JFK lay in state in the Capitol Rotunda, but was buried in Arlington.

He was moved to Alexandria and lay in a crystal coffin where people paid to see his remains. One who did not have to pay was Octavian (later Augustus). It is said he reached in to touch Alexander and his nose promptly broke off.

Possibly the first utterance of, "Oops...my bad".

William said...

Thank you both for informative and interesting replies. There's no doubt MacArthur made some wrong decisions but I get the sense that his diminished reputation is to due more to his confrontation with Truman than to those bad decisions.

CWJ said...

Seriously. Sounds like the right guy for the job. I hope he turns out as good as what he wrote in this letter. Reading this, I could not avoid thinking of counter examples. For some reasom, Marc Clark arose unbidden in my miund.

viejo loco said...

@ Owen: you might want to read Victor Davis Hanson's book on indirect warfare about Sherman, Patton and Epimanondes.
I would also recommend Rommel's "infantry attacks," about his tactical genius on warfare in WWI. You can see the roots of his African battle strategy in WWII.

Roughcoat said...

Interesting that Mattis includes Slim and Rommel. Both men had dynamic personalities and very sharp intellects that especially manifested in their ability to make use of actionable intelligence provided mainly by signals decrypts to shape their battle plans and execute those plans with stunning effectiveness on the tactical level where combat takes place. Their successes were less the result of their vaulting intellects than they were of commonsensical thinking and decisiveness, bolstered by accurate information about the enemy. In the Western Desert campaigns Rommel gave the British fits with his Fingerspitzengef├╝hl ("fingertip control")of unfolding battles when in reality his superb grasp of events was attributable largely to decrypts of compromised signals sent by the American attache in Egypt, Col. Bonner Fellers, to his superiors in Washington concerning the dispositions and plans of Commonwealth forces. When the Allies finally got wind of the service the clueless Fellers was unwittingly providing to the Axis and shut him down, Rommel's Fingerspitzengef├╝hl disappeared as if driven away the winds of a powerful desert sandstorm the Desert Fox became markedly less foxy. But Rommel, and Slim as well, had a gift for assessing and using intelligence to their best advantage, which is no mean feat -- it is, in itself, a form of genius.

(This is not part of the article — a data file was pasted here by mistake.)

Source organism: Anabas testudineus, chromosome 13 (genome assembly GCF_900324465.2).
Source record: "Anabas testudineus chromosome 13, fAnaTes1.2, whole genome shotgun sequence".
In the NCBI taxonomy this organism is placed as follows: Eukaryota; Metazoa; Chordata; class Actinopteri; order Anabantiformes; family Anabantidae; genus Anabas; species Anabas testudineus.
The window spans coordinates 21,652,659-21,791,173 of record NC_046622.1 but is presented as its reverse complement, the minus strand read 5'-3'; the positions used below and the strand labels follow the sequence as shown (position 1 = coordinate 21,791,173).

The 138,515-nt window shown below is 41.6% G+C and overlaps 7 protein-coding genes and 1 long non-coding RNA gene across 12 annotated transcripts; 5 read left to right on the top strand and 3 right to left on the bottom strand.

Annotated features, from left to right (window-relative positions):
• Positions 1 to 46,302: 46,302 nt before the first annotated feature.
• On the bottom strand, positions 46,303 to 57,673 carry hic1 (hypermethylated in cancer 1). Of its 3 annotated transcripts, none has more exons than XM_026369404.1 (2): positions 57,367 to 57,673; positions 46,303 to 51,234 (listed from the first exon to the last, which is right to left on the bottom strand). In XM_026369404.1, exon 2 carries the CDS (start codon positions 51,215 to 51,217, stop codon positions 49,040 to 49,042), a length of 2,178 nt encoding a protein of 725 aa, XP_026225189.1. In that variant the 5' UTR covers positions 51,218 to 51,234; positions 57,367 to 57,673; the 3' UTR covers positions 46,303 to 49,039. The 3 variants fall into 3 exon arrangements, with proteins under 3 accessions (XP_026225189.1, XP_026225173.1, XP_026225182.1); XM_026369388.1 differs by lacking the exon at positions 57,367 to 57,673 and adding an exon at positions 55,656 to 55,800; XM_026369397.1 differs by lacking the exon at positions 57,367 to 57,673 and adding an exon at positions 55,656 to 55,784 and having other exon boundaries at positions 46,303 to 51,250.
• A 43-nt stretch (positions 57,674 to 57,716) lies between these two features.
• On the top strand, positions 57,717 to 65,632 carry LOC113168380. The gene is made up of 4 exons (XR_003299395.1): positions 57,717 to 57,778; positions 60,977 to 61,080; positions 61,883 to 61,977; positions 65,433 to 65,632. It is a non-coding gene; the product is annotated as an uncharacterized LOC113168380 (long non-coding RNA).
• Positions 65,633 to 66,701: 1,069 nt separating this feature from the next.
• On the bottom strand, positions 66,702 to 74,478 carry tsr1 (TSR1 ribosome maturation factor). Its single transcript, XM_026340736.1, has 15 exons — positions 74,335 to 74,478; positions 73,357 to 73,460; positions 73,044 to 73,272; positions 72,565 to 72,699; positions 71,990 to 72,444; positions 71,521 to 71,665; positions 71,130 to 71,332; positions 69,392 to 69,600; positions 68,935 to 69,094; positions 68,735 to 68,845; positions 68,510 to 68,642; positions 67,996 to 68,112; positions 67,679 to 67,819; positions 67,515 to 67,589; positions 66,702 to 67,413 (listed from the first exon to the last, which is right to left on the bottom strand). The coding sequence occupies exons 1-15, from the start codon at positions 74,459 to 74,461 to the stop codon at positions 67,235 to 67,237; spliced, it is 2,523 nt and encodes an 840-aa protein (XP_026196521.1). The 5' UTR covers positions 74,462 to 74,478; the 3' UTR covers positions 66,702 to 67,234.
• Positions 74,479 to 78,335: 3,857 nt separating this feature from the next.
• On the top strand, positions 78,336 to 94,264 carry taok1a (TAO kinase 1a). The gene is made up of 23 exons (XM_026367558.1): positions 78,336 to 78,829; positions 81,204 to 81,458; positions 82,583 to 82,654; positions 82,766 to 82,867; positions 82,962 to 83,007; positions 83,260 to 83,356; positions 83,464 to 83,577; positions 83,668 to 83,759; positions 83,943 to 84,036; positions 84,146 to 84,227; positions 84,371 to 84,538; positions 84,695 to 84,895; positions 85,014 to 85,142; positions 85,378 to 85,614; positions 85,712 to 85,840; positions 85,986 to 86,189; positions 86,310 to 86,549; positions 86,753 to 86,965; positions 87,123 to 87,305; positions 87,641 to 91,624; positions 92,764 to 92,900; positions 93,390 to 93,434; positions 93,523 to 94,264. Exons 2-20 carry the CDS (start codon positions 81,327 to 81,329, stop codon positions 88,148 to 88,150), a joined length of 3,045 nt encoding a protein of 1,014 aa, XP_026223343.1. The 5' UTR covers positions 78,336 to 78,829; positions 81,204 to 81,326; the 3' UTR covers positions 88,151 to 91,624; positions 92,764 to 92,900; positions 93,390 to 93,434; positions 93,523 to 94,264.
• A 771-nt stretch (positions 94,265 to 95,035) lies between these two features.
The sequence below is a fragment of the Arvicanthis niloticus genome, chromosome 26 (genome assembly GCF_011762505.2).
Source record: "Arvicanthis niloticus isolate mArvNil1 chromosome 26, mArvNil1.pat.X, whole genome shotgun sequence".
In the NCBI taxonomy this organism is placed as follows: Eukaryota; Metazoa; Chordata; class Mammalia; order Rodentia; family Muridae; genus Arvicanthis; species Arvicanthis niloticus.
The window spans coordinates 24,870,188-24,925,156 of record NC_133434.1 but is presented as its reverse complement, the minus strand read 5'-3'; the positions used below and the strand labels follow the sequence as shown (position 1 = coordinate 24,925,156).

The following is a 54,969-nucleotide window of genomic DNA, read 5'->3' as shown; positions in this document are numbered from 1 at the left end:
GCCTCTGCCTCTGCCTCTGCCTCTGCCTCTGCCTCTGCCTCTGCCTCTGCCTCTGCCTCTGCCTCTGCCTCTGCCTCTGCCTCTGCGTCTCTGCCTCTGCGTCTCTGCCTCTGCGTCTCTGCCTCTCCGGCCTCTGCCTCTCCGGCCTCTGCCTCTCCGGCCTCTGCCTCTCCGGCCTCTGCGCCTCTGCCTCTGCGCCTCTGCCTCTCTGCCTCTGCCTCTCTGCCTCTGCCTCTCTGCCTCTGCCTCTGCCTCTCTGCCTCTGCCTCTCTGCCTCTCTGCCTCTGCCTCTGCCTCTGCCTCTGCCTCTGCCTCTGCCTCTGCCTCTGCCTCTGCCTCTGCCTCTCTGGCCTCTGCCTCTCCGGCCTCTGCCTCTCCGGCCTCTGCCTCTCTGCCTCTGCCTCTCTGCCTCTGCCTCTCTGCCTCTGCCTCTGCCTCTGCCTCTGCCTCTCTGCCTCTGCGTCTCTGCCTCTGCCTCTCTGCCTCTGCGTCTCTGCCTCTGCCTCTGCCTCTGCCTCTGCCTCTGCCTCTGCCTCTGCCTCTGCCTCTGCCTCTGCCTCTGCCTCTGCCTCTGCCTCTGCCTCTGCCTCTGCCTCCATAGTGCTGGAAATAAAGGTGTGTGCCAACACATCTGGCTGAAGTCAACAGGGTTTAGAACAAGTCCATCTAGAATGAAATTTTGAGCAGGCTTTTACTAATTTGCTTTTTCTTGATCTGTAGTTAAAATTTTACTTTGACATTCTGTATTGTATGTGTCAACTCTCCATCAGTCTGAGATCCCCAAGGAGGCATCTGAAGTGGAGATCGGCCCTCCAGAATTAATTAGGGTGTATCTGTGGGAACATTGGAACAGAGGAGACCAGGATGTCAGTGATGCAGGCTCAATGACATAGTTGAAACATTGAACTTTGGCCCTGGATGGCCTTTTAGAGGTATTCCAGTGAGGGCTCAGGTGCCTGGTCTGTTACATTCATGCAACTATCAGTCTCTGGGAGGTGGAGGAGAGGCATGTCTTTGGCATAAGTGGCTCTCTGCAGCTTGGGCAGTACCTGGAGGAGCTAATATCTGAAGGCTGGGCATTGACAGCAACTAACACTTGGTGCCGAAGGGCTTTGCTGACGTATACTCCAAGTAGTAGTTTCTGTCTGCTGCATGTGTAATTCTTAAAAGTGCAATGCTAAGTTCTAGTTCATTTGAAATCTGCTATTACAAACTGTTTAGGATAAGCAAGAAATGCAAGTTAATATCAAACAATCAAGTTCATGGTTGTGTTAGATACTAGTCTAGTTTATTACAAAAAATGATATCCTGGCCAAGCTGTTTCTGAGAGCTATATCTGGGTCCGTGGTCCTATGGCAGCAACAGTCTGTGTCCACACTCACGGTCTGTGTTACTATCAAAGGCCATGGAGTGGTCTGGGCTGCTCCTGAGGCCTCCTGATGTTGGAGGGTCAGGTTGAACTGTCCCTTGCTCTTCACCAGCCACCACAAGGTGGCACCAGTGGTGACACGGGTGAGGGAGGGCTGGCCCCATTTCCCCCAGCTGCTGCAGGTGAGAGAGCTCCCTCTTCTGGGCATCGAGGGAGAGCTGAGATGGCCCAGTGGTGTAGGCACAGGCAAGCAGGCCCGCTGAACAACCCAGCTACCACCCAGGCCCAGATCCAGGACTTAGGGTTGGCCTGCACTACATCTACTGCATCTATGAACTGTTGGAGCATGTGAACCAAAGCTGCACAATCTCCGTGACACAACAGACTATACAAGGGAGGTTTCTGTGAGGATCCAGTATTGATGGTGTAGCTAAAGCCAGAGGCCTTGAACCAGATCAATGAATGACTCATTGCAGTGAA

buwaya puti said...

" Regarding the former: on the morning of 8 December 1941 (7 December in Hawaii) he experienced a nervous collapse of some sort"

Yep, thats a famous episode.